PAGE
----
The precautionary approach provides a third course. It examines equity inherent in the protection provided against particular hazards. It provides the three key characteristics in building a defensible argument for reasonableness.
It can be approached systematically, by first demonstrating identification and consideration of recognised good practice, and the decisions made for further options.
It is clearly objective, especially after an event; either the precautions were there or they were not.
And it considers equity in that for a known safety hazard, recognised good practice precautions are the absolute minimum that must be provided to protect all people exposed to the risk. Moving forward without good practice precautions in place is considered unacceptable, and would not provide equity to those exposed to the risk. While further precautions may be justified in particular situations, this will depend on the specific context, magnitude of the risk and the resources available.
Oddly enough, this is how the Courts view the world.
The Courts have trouble understanding the ALARP approach, especially in a safety context. From their point of view, once an issue is in front of them something has already gone wrong. Their role is then to objectively judge if a defendant’s (e.g. an engineer’s) decisions leading up to the event were reasonable.
Risk, in terms of likelihood and consequence, is no longer relevant; after an event the likelihood is certain, and the consequences have occurred. The Courts’ approach, in a very real sense, involves just two questions:
Was it reasonable to think this event could happen (and if not, why not)?
Was there anything else reasonable that ought to have been in place that would have prevented these consequences?
The ALARP approach is predicated on the objective assessment of risk prior to an event. However, after an event, the calculated probability of risk is very obviously called into question. This is especially so as the Courts tend to see low-likelihood high-consequence events.
If, using the ALARP approach, a safety risk was determined to have less than a one in 1,000,000 (i.e. ‘broadly acceptable’) likelihood of occurring, and then occurred shortly afterwards, serious doubt would be cast on the accuracy of the likelihood assessment.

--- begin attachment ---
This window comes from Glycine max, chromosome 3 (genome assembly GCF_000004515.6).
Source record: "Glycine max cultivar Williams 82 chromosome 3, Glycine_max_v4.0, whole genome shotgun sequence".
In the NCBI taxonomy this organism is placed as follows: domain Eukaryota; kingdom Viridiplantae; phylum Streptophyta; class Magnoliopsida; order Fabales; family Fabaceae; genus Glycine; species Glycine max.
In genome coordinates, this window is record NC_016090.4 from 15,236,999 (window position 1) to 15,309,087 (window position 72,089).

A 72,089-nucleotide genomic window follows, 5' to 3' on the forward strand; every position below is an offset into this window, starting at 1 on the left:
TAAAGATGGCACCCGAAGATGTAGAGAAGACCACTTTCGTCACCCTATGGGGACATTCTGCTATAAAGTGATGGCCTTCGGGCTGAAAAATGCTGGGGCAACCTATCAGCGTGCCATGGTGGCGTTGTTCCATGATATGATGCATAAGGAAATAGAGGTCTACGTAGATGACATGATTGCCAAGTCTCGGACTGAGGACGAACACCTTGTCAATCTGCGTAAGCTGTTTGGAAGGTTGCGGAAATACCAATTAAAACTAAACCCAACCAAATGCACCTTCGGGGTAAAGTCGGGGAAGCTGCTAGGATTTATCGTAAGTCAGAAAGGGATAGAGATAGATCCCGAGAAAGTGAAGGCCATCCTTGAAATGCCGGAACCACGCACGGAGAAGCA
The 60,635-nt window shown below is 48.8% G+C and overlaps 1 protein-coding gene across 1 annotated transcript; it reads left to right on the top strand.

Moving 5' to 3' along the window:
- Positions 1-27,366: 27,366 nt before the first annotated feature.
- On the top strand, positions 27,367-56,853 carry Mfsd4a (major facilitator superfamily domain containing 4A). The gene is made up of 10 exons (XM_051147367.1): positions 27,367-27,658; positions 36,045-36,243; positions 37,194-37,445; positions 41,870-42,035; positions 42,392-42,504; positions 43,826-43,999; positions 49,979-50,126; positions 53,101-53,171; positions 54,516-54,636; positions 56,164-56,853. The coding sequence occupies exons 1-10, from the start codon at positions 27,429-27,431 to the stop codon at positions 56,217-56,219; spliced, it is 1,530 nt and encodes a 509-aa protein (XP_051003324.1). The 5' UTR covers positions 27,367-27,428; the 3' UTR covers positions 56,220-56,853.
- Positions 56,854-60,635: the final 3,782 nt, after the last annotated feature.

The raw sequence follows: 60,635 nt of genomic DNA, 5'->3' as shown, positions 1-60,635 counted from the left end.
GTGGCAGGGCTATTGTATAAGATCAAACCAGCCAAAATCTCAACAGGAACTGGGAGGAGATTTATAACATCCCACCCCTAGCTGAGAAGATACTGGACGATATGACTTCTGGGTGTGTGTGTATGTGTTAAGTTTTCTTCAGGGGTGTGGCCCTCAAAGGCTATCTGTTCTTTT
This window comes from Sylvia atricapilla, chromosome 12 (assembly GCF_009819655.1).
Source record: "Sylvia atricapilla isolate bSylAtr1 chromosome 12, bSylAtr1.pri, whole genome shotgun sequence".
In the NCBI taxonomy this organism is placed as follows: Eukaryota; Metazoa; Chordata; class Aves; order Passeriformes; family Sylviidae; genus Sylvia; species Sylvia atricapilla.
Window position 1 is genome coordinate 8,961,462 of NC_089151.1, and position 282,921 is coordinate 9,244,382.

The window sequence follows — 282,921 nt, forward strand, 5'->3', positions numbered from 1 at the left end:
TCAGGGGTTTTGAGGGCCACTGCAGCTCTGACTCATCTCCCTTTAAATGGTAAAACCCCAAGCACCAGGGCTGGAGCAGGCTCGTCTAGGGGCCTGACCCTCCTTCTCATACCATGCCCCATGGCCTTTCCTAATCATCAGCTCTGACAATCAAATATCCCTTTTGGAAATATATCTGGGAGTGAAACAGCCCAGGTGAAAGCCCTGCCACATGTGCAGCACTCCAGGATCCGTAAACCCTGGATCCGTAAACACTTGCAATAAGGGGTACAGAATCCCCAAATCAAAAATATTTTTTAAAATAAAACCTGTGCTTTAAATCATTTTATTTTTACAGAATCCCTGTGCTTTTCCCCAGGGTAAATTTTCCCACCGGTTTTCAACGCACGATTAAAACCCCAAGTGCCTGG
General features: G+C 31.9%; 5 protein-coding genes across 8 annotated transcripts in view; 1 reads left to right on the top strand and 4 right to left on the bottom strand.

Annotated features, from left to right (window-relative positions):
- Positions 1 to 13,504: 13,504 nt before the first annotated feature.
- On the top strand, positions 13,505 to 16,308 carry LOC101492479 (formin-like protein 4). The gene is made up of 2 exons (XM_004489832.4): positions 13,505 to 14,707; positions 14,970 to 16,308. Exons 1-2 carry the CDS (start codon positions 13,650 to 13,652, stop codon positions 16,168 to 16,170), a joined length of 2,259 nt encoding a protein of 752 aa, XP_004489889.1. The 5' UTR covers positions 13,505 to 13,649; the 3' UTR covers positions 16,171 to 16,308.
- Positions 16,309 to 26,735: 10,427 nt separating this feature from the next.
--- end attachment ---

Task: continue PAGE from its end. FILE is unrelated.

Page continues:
But, more importantly, the Courts don’t take the level of risk into account in this way. It is simply not relevant to them. If a risk is assessed as ‘tolerable’ or ‘broadly acceptable’ the answer to the Courts’ first question above is obviously ‘yes’. The Courts’ second question then looks not at the level of risk in isolation, but at whether further reasonable precautions were available before the event.
‘Reasonable’ in an Australian legal safety context follows the 1949 UK Edwards v. National Coal Board definition and was refined by the High Court of Australia in Wyong Shire Council v. Shirt (1980). It requires that, when deciding on what to do about a safety risk, one must consider the options available and their reasonableness, not the level of risk in isolation. This is the requirement of the SFAIRP principle.
This firstly requires an understanding of whether options are reasonable by virtue of being recognised good practice. The reasonableness of further options can then be judged by considering the benefit (i.e. risk reduction) they could provide, as well as the costs required to implement them. Options judged as unreasonable on this basis may be rejected. It is only in this calculus that the level of risk (considered first in the ALARP approach) is considered by the Courts.
The ALARP approach does not meet this requirement. If a risk is determined to be ‘broadly acceptable’ then, by definition, risk equity is achieved, and no further precautions are required. But this may not satisfy the Courts’ requirement for equity of minimum protection from risk through recognised good practice precautions. It may also result in further reasonable options being dismissed.
The precautionary approach, on the other hand, specifically addresses the way in which the Courts determine if reasonable steps were taken, in a systematic, objective and equity-based manner. From a societal point of view, the Courts are our conscience. Making safety decisions consistent with how our Courts examine them would seem to be a responsible approach to engineering.
The ALARP approach was a good idea that didn’t work. With the best intentions, it was developed to its logical conclusions and was subsequently found to not meet society’s requirements as set forward by the Courts.
The precautionary approach’s recent prominence has been driven by the adoption of the SFAIRP principle in the National Model Work Health and Safety Act, now adopted in most Australian jurisdictions, followed by similar changes through the Rail Safety National Law, the upcoming Heavy Vehicle National Law and others. And as the common law principle of reasonableness finds it way into more legislation the need for an appropriate safety decision-making approach becomes paramount. It is an old idea made new, and it works. It provides equity.
Is there any good reason to not implement it?
This article first appeared on Sourceable.